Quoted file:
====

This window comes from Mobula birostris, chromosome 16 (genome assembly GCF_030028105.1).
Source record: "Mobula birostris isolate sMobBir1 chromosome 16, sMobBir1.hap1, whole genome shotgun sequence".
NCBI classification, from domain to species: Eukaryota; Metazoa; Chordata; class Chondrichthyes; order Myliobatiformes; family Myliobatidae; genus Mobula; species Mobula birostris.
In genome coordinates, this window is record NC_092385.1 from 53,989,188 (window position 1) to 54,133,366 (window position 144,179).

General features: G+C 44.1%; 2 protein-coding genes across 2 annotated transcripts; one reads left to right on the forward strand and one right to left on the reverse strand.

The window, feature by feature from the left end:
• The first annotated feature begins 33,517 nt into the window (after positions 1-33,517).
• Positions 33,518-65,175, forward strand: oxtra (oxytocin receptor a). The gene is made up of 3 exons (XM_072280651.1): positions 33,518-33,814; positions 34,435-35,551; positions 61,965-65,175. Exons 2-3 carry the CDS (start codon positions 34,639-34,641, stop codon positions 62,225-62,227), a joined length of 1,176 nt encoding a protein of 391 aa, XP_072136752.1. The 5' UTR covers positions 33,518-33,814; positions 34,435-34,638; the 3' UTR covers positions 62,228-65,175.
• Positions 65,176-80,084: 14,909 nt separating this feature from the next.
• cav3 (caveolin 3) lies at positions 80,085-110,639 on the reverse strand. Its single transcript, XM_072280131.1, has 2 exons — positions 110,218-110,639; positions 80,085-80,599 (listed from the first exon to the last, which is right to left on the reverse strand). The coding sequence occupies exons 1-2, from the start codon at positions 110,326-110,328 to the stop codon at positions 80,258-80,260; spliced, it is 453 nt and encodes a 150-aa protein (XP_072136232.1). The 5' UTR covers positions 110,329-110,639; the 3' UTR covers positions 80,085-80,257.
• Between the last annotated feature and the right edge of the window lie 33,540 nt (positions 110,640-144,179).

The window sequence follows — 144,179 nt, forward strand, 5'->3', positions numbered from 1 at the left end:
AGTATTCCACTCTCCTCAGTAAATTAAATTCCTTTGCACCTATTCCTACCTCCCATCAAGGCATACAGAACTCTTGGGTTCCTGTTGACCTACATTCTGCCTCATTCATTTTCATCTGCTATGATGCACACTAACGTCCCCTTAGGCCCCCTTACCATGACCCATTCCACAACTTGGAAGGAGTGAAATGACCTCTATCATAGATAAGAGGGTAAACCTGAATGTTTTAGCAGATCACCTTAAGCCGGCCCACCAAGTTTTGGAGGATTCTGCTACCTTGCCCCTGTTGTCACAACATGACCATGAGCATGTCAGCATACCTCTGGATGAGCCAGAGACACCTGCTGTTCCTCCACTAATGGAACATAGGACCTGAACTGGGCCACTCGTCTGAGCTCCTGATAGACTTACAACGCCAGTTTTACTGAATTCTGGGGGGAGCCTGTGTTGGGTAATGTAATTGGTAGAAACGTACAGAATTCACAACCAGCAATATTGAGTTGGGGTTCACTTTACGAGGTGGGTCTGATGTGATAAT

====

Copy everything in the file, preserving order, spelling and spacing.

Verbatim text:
This window comes from Mobula birostris, chromosome 16 (genome assembly GCF_030028105.1).
Source record: "Mobula birostris isolate sMobBir1 chromosome 16, sMobBir1.hap1, whole genome shotgun sequence".
NCBI classification, from domain to species: Eukaryota; Metazoa; Chordata; class Chondrichthyes; order Myliobatiformes; family Myliobatidae; genus Mobula; species Mobula birostris.
In genome coordinates, this window is record NC_092385.1 from 53,989,188 (window position 1) to 54,133,366 (window position 144,179).

General features: G+C 44.1%; 2 protein-coding genes across 2 annotated transcripts; one reads left to right on the forward strand and one right to left on the reverse strand.

The window, feature by feature from the left end:
• The first annotated feature begins 33,517 nt into the window (after positions 1-33,517).
• Positions 33,518-65,175, forward strand: oxtra (oxytocin receptor a). The gene is made up of 3 exons (XM_072280651.1): positions 33,518-33,814; positions 34,435-35,551; positions 61,965-65,175. Exons 2-3 carry the CDS (start codon positions 34,639-34,641, stop codon positions 62,225-62,227), a joined length of 1,176 nt encoding a protein of 391 aa, XP_072136752.1. The 5' UTR covers positions 33,518-33,814; positions 34,435-34,638; the 3' UTR covers positions 62,228-65,175.
• Positions 65,176-80,084: 14,909 nt separating this feature from the next.
• cav3 (caveolin 3) lies at positions 80,085-110,639 on the reverse strand. Its single transcript, XM_072280131.1, has 2 exons — positions 110,218-110,639; positions 80,085-80,599 (listed from the first exon to the last, which is right to left on the reverse strand). The coding sequence occupies exons 1-2, from the start codon at positions 110,326-110,328 to the stop codon at positions 80,258-80,260; spliced, it is 453 nt and encodes a 150-aa protein (XP_072136232.1). The 5' UTR covers positions 110,329-110,639; the 3' UTR covers positions 80,085-80,257.
• Between the last annotated feature and the right edge of the window lie 33,540 nt (positions 110,640-144,179).

The window sequence follows — 144,179 nt, forward strand, 5'->3', positions numbered from 1 at the left end:
AGTATTCCACTCTCCTCAGTAAATTAAATTCCTTTGCACCTATTCCTACCTCCCATCAAGGCATACAGAACTCTTGGGTTCCTGTTGACCTACATTCTGCCTCATTCATTTTCATCTGCTATGATGCACACTAACGTCCCCTTAGGCCCCCTTACCATGACCCATTCCACAACTTGGAAGGAGTGAAATGACCTCTATCATAGATAAGAGGGTAAACCTGAATGTTTTAGCAGATCACCTTAAGCCGGCCCACCAAGTTTTGGAGGATTCTGCTACCTTGCCCCTGTTGTCACAACATGACCATGAGCATGTCAGCATACCTCTGGATGAGCCAGAGACACCTGCTGTTCCTCCACTAATGGAACATAGGACCTGAACTGGGCCACTCGTCTGAGCTCCTGATAGACTTACAACGCCAGTTTTACTGAATTCTGGGGGGAGCCTGTGTTGGGTAATGTAATTGGTAGAAACGTACAGAATTCACAACCAGCAATATTGAGTTGGGGTTCACTTTACGAGGTGGGTCTGATGTGATAAT